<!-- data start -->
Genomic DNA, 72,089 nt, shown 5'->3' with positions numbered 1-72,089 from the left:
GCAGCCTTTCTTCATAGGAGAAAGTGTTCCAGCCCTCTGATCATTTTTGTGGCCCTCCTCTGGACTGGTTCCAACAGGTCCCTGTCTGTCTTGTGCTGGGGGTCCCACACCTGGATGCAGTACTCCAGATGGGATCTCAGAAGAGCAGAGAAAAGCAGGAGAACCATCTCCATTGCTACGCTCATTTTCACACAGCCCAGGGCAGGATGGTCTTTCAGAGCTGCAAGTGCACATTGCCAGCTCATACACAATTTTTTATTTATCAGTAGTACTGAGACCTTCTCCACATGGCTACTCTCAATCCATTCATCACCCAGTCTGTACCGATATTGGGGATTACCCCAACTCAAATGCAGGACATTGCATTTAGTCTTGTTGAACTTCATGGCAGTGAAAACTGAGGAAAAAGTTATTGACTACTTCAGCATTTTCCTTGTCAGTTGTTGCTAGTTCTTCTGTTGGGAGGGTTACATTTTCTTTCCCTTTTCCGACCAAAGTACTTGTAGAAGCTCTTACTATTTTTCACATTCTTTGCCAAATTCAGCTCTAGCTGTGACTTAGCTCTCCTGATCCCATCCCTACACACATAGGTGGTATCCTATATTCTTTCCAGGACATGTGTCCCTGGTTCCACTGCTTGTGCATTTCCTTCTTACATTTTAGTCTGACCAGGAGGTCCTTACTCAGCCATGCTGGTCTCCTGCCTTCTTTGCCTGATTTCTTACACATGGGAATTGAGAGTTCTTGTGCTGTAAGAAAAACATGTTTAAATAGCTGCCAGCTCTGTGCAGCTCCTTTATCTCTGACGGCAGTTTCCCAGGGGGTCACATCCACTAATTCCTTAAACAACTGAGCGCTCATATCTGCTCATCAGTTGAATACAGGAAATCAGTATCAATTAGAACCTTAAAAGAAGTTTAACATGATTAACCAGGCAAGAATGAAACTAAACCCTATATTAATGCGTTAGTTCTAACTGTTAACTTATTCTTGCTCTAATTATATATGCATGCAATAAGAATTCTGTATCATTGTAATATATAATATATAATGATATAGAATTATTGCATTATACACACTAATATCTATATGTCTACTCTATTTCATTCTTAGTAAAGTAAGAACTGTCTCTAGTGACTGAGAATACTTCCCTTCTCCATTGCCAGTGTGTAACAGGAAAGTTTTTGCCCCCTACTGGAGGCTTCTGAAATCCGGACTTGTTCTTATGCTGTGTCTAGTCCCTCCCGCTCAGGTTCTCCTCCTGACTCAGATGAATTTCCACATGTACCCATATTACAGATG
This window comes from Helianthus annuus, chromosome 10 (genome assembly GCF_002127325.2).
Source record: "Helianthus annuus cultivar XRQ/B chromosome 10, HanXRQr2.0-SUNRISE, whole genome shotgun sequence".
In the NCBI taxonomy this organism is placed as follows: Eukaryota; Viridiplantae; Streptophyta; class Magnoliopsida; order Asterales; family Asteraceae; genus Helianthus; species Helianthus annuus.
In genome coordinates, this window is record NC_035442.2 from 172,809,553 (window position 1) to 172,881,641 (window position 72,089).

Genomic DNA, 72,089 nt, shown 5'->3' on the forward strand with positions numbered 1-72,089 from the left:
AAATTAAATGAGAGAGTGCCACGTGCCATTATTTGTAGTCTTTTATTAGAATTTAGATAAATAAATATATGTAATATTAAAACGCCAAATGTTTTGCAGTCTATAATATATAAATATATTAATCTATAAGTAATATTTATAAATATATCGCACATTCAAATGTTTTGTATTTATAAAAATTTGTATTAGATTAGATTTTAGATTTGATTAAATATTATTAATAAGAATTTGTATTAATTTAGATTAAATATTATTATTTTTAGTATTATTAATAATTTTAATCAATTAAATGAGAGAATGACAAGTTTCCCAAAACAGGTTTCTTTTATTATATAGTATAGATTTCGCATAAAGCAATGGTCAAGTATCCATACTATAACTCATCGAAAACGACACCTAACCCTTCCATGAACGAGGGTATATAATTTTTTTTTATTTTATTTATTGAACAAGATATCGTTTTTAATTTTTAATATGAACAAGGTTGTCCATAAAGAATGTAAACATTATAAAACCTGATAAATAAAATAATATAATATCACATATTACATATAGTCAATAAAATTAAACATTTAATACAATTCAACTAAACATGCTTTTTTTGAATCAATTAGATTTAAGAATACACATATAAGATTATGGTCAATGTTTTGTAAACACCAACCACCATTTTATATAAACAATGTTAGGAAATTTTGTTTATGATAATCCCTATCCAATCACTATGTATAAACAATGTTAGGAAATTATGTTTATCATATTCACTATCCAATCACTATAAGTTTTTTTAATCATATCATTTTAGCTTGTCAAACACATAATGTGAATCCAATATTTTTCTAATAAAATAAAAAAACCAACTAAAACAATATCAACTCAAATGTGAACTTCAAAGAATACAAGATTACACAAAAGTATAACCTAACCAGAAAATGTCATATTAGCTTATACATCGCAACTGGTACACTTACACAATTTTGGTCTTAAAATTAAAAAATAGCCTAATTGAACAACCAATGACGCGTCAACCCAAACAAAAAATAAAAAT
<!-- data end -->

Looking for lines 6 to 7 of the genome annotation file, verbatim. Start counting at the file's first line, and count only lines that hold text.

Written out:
In genome coordinates, this window is record NC_035442.2 from 172,809,553 (window position 1) to 172,881,641 (window position 72,089).

Genomic DNA, 72,089 nt, shown 5'->3' on the forward strand with positions numbered 1-72,089 from the left: